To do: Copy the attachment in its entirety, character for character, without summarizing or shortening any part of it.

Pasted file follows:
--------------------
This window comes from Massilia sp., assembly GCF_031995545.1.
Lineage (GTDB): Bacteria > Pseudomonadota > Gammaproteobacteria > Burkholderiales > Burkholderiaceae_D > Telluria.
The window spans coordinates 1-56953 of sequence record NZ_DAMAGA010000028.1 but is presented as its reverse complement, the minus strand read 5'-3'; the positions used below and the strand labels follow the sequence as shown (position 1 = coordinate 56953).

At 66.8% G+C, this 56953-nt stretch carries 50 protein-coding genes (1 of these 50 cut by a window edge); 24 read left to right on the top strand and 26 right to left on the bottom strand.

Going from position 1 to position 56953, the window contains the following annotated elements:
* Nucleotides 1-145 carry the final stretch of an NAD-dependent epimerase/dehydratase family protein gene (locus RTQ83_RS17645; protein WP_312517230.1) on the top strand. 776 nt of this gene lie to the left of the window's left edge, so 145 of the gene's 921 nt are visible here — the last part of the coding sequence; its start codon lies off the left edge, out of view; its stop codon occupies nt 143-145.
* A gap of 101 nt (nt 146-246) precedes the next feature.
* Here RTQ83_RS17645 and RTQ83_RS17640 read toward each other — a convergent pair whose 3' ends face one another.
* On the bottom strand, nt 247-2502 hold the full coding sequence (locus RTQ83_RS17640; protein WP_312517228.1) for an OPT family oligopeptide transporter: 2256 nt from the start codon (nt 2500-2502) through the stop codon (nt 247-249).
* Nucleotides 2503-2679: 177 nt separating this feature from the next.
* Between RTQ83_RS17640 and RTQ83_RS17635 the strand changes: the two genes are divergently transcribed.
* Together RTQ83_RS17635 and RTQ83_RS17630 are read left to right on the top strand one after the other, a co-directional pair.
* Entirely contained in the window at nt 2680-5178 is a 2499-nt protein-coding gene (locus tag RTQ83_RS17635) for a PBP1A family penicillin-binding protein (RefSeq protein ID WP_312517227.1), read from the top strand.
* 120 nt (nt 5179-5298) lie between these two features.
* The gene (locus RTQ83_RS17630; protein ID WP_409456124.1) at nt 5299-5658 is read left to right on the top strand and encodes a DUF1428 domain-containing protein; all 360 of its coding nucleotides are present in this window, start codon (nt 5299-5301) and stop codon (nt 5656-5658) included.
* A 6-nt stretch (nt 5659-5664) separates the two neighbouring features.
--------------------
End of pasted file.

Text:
This window comes from Massilia sp., assembly GCF_031995545.1.
Lineage (GTDB): Bacteria > Pseudomonadota > Gammaproteobacteria > Burkholderiales > Burkholderiaceae_D > Telluria.
The window spans coordinates 1-56953 of sequence record NZ_DAMAGA010000028.1 but is presented as its reverse complement, the minus strand read 5'-3'; the positions used below and the strand labels follow the sequence as shown (position 1 = coordinate 56953).

At 66.8% G+C, this 56953-nt stretch carries 50 protein-coding genes (1 of these 50 cut by a window edge); 24 read left to right on the top strand and 26 right to left on the bottom strand.

Going from position 1 to position 56953, the window contains the following annotated elements:
* Nucleotides 1-145 carry the final stretch of an NAD-dependent epimerase/dehydratase family protein gene (locus RTQ83_RS17645; protein WP_312517230.1) on the top strand. 776 nt of this gene lie to the left of the window's left edge, so 145 of the gene's 921 nt are visible here — the last part of the coding sequence; its start codon lies off the left edge, out of view; its stop codon occupies nt 143-145.
* A gap of 101 nt (nt 146-246) precedes the next feature.
* Here RTQ83_RS17645 and RTQ83_RS17640 read toward each other — a convergent pair whose 3' ends face one another.
* On the bottom strand, nt 247-2502 hold the full coding sequence (locus RTQ83_RS17640; protein WP_312517228.1) for an OPT family oligopeptide transporter: 2256 nt from the start codon (nt 2500-2502) through the stop codon (nt 247-249).
* Nucleotides 2503-2679: 177 nt separating this feature from the next.
* Between RTQ83_RS17640 and RTQ83_RS17635 the strand changes: the two genes are divergently transcribed.
* Together RTQ83_RS17635 and RTQ83_RS17630 are read left to right on the top strand one after the other, a co-directional pair.
* Entirely contained in the window at nt 2680-5178 is a 2499-nt protein-coding gene (locus tag RTQ83_RS17635) for a PBP1A family penicillin-binding protein (RefSeq protein ID WP_312517227.1), read from the top strand.
* 120 nt (nt 5179-5298) lie between these two features.
* The gene (locus RTQ83_RS17630; protein ID WP_409456124.1) at nt 5299-5658 is read left to right on the top strand and encodes a DUF1428 domain-containing protein; all 360 of its coding nucleotides are present in this window, start codon (nt 5299-5301) and stop codon (nt 5656-5658) included.
* A 6-nt stretch (nt 5659-5664) separates the two neighbouring features.